Thanatos seeks your self-preservation, even at the expense of the destruction of all things, all beings, everything. The whole universe could implode, and as long as you came out on top, Thanatos would say all was right and just and well. But Eros seeks the fulfillment of all things, through you, precisely so that self-transcendence can happen. If there are no rivers flowing or suns setting over them — what is there for you to transcend into? Do you see what I mean? It’s a subtle point, so think about it.

When people are threatened, Thanatos kicks in. The self-preservation impulse takes over. The fury and rage of destruction mount. Having build system after system of Thanatos — capitalism, technology, and so on — we have also built a world where people’s selfhood is constantly, perpetually, severely threatened, whether through a lack of money, resources, time, or care, and so, quite naturally, they are trying to preserve themselves, instead of gently transcend themselves.

What are we really grieving for these days, my friends? Is it just “climate grief” which tears through us? Not at all. We also grieve for, are anxious about, dread the loss of, democracy, society, the world, civilization, and the future. Yet grief is best understood as the loss of Eros, an opportunity to reach self-transcendence that is now gone forever — which one must let go. When you “grieve” for a parent or spouse or friend, that is what you are really missing — the merger, union, that you felt with them. And you can feel that loss of Eros everywhere in the world today. In the fury that’s sweeping the world, for belonging, for meaning, for purpose. In the rage that’s ripping across country after country, to be seen and counted as someone that matters. That is what I mean by the “loss of libido.”

Thanatos came to replace Eros, as capitalism and technology swept the globe — people, constantly threatened, adopted an aggressive, hostile, destructive stance, in the name of self-preservation. It doesn’t matter if we destroy the river, the tree, the insects — as long as I preserve myself. But then there is nothing left for us to transcend ourselves with, either. So in that way, capitalism and technology have also led us to give up the will to live fully, authentically, honestly, expansively — because doing so always recognizes our highest need is for self-transcendence, even though our first one is for self-preservation.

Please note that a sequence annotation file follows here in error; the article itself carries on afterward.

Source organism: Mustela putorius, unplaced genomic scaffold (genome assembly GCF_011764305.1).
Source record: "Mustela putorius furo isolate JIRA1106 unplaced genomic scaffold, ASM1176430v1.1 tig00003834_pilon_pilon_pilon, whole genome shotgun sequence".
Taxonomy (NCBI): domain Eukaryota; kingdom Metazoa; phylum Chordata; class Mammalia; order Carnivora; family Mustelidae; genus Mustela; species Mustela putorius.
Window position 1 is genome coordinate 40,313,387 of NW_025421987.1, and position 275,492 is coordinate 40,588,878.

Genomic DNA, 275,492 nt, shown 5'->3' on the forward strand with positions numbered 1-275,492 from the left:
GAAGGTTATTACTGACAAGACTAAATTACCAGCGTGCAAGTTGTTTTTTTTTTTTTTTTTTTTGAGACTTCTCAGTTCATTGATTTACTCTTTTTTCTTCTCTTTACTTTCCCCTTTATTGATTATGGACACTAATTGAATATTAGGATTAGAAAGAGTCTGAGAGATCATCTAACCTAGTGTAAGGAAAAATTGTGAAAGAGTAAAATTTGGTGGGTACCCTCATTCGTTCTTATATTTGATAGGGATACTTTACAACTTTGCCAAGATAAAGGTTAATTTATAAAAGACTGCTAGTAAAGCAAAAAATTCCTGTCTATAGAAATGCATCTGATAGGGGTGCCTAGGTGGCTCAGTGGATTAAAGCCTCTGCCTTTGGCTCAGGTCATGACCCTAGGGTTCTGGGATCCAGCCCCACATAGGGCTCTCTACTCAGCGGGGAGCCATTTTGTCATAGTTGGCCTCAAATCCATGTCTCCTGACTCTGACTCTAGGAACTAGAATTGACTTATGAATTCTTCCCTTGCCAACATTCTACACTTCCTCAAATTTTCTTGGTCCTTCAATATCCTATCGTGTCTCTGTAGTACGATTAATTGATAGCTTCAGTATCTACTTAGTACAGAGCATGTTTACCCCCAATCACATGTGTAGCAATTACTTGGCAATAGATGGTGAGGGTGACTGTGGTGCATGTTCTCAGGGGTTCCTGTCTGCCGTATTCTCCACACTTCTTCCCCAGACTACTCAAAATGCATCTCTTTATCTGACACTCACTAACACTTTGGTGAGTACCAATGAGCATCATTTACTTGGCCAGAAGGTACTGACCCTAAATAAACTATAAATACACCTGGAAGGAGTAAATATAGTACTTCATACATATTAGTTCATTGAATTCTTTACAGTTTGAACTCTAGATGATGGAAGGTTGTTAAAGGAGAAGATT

All of which leads me to a simple conclusion. The 21st century must be a time of Eros, if we are to heal this broken, troubled world. Not because I say so. But because we need to heal from the ruinous malaises of the ages of capitalism and technology. The anxiety and fear and isolation and meaninglessness they brought with them. We need to grieve, and grieve deeply, for all that we harmed, hurt, lost, abandoned, and ruined, in order to live again. And that is what is really being tested in this strange, difficult, century. Whether or not we want to live again. The alternative is, as it has always, been, death. The age of Thanatos is coming to an end. But will the age of Eros begin? That, my friends, is the question.

December 2018